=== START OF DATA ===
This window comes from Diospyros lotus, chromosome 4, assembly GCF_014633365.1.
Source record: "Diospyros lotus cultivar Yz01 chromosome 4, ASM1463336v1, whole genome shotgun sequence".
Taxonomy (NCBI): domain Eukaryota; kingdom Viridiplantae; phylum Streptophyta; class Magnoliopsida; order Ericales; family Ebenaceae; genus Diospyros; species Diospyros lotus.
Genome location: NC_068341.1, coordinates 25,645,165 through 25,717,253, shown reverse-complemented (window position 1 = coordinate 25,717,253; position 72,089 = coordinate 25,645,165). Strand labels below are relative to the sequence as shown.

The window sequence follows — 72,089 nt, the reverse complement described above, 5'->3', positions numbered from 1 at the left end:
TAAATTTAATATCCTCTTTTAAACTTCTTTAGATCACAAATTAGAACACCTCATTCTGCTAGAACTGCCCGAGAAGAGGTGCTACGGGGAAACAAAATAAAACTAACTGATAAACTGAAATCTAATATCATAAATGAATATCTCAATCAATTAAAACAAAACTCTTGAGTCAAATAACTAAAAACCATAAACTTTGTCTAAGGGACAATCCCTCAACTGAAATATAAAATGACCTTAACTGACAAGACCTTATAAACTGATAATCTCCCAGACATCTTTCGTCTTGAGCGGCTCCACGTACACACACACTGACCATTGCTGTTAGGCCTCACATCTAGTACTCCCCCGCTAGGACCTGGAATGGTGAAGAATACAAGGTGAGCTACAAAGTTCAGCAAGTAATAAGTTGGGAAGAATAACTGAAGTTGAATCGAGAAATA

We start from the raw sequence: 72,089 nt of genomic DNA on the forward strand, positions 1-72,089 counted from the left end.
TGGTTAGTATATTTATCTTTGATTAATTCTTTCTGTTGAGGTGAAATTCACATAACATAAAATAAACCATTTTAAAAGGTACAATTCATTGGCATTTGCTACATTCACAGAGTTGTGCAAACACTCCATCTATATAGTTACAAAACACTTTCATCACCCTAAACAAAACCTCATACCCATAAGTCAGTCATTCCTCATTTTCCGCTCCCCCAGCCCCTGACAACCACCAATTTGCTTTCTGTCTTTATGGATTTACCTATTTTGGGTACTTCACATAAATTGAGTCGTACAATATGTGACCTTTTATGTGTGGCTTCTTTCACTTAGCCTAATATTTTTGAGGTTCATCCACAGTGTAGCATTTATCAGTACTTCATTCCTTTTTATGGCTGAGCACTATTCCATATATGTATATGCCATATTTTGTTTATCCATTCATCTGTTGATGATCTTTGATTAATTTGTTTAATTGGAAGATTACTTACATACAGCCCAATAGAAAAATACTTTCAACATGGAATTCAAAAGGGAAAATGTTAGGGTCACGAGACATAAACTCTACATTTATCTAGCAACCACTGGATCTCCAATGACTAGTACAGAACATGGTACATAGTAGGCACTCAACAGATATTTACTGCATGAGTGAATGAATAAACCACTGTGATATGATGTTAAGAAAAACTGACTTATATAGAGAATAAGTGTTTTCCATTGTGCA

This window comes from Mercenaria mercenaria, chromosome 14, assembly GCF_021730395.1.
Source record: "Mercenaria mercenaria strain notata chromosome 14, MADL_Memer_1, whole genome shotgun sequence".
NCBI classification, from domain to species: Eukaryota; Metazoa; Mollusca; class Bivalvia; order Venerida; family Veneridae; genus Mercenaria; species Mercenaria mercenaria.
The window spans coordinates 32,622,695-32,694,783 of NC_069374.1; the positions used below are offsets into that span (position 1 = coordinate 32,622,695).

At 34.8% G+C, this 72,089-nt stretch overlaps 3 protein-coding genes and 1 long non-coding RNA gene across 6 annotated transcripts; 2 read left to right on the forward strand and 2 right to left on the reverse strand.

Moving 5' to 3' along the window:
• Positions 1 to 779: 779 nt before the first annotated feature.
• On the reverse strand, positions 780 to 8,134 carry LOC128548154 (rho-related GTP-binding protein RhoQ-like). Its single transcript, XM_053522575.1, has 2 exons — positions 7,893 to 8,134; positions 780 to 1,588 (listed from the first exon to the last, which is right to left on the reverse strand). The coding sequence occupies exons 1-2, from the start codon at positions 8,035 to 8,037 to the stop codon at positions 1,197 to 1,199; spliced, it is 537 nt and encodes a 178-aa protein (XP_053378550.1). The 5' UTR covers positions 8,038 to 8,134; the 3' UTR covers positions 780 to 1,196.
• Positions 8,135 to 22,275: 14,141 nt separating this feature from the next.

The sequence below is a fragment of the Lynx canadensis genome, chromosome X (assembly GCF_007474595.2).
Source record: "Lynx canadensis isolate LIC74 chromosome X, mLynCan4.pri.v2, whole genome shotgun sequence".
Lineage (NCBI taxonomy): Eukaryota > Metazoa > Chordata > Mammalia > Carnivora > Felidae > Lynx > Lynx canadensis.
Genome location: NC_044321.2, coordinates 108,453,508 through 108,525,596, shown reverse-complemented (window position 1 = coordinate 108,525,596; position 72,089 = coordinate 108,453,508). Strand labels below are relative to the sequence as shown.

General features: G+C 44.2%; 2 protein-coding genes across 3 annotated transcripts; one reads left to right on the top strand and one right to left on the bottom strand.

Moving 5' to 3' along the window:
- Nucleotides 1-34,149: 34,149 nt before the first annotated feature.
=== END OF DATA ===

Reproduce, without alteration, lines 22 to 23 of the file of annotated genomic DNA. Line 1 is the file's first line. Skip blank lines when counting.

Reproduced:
General features: G+C 44.2%; 2 protein-coding genes across 3 annotated transcripts; one reads left to right on the top strand and one right to left on the bottom strand.

Moving 5' to 3' along the window: